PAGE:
Facebook has responded to more than a hundred companies and updated its hate speech policy.
What is Facebook hate speech policy? Facebook has responded to more than a hundred companies that pulled ads from the social network over the past week.
- Facebook to renew its policy of hate speech
- The new regulations deal with the spread of misinformation
- Facebook’s new hate speech policy only extends to advertising
- But Facebook gets 98% of its profits from advertisers
Advertising boycott is an attempt by some of the country’s most important brands, including Coca-Cola and Verizon, to force Facebook to renew its policy of hate speech. Facebook has now announced the first phase of its solution to this issue.
The new regulations prohibit any advertising that represents hate speech or misleading information about voting.
Anti-Defamation League, Color of Change, NAACP and other civil rights organizations boycotted Facebook ads for July. Within a week, the cause gained wide traction, attracting more than a hundred of the country’s leading companies.
Facebook is now trying to listen to the call to control the spread of hate speech and misinformation.
But Facebook’s new policy only extends to advertising. No personal posts will be censored, and Facebook will try to limit free speech to privilege for those who fear it.
The “Updated policy shall prohibit the claims that ‘the safety of others threatened by people, race, ethnicity, national origin, religious membership, caste, sexual identity or immigration status’, their health or the survival of others.” More regulations will combat advertising that expresses negative feelings about immigrants and refugees.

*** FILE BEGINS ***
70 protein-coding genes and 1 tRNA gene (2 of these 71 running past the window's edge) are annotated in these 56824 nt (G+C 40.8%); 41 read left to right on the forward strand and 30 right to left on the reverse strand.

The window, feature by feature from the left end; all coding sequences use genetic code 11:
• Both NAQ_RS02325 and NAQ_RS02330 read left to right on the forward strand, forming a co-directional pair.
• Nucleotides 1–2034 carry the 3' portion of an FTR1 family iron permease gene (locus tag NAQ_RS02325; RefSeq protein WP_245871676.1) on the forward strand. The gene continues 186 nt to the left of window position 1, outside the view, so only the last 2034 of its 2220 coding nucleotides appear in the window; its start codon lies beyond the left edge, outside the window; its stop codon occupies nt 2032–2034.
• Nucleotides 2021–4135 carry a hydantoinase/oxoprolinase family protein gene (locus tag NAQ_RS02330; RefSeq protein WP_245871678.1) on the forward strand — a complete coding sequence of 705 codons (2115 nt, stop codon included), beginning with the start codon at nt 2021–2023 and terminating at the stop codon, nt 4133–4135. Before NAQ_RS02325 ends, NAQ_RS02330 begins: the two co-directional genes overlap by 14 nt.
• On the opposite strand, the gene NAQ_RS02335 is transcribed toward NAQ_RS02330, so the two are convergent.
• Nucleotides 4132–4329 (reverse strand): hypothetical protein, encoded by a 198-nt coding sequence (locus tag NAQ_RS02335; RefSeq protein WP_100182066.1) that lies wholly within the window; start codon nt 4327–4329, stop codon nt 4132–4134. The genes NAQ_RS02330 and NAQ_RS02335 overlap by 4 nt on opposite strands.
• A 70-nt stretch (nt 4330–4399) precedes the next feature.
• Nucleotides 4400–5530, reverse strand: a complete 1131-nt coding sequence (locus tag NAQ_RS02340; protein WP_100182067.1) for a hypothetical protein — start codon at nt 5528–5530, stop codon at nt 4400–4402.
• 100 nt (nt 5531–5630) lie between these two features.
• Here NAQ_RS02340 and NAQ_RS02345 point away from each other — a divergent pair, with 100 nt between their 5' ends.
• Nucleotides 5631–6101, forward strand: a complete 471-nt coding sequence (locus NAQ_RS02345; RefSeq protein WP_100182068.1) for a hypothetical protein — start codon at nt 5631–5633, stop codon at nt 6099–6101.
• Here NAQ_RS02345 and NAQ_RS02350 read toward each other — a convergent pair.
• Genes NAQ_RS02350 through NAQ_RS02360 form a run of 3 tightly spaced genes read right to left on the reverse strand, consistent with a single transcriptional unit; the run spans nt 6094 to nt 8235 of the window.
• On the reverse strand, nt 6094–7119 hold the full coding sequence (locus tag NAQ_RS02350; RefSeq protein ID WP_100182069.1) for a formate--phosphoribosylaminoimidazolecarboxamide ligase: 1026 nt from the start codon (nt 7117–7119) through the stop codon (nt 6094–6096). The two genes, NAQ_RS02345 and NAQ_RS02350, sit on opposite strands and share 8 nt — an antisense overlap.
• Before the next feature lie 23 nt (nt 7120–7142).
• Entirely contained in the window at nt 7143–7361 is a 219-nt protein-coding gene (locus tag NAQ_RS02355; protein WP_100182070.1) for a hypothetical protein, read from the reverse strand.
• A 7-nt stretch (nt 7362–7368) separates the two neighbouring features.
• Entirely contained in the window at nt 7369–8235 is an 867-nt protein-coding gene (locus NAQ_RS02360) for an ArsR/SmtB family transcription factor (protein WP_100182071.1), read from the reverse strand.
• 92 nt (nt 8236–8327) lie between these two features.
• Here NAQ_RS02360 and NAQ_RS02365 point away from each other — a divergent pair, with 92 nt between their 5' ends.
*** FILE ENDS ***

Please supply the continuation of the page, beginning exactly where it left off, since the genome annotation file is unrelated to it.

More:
The new regulations deal with the spread of misinformation. This includes a false report on the coronavirus epidemic, pro-justice protests and voting data. In the interest of public awareness, the site will name unverified posts.
Also, any post discussing voting will be linked to Facebook’s Voting Information Center.
Report on Facebook
“Facebook means giving people a voice, especially when it means that people who have never had much voice before or are powerless to share their own experiences,” Facebook CEO Mark Zuckerberg wrote in a lengthy post. He hopes his company’s efforts will help users “ultimately get their voice out there – where it matters most.” Zuckerberg referred to the upcoming election and current civil rights movements as triggers for change.
The world’s largest social media company, which also owns Instagram, has long been accused of rejecting criticism. But Facebook gets 98% of its profits from advertisers. As a result, the boycott has intensified the pressure to spread hateful or false information.
However, Facebook’s “civil rights auditors” Laura W. Schneider have been instrumental in designing the policy update. Zuckerberg praises Murphy and Megan Cacace. In addition, many of the changes “come directly from the feedback of the civil rights community,” he says.
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